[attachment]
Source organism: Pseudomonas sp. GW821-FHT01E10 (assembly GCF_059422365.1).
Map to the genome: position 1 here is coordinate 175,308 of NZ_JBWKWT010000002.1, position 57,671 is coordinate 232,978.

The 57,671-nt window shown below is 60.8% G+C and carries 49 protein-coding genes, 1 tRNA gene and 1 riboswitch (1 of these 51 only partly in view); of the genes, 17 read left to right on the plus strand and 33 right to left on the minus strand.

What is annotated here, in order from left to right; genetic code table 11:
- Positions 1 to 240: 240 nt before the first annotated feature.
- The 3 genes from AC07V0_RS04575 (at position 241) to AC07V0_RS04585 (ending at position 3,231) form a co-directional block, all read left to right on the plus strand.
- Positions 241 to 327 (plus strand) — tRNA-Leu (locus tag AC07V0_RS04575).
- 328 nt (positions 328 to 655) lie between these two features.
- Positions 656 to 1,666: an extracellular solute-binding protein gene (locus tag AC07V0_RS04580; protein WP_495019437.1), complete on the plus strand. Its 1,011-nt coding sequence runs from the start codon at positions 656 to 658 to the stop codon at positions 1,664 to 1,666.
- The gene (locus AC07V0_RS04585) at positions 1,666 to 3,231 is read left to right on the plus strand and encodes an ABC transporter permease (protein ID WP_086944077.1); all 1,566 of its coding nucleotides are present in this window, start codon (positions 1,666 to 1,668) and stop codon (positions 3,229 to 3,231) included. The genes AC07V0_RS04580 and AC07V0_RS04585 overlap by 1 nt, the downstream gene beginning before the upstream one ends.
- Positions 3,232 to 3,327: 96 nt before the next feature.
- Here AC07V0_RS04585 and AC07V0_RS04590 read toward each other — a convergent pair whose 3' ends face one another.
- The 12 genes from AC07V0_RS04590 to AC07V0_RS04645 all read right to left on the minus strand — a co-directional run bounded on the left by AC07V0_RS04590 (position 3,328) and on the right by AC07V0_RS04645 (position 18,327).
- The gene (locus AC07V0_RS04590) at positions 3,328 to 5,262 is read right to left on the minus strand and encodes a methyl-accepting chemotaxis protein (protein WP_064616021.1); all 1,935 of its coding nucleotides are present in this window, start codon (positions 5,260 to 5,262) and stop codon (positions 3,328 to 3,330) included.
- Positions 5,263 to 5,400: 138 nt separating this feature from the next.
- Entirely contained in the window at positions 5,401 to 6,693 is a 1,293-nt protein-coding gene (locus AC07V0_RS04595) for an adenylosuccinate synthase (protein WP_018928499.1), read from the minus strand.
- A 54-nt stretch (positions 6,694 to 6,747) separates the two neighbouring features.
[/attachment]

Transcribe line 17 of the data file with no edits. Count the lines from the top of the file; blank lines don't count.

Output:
- A 54-nt stretch (positions 6,694 to 6,747) separates the two neighbouring features.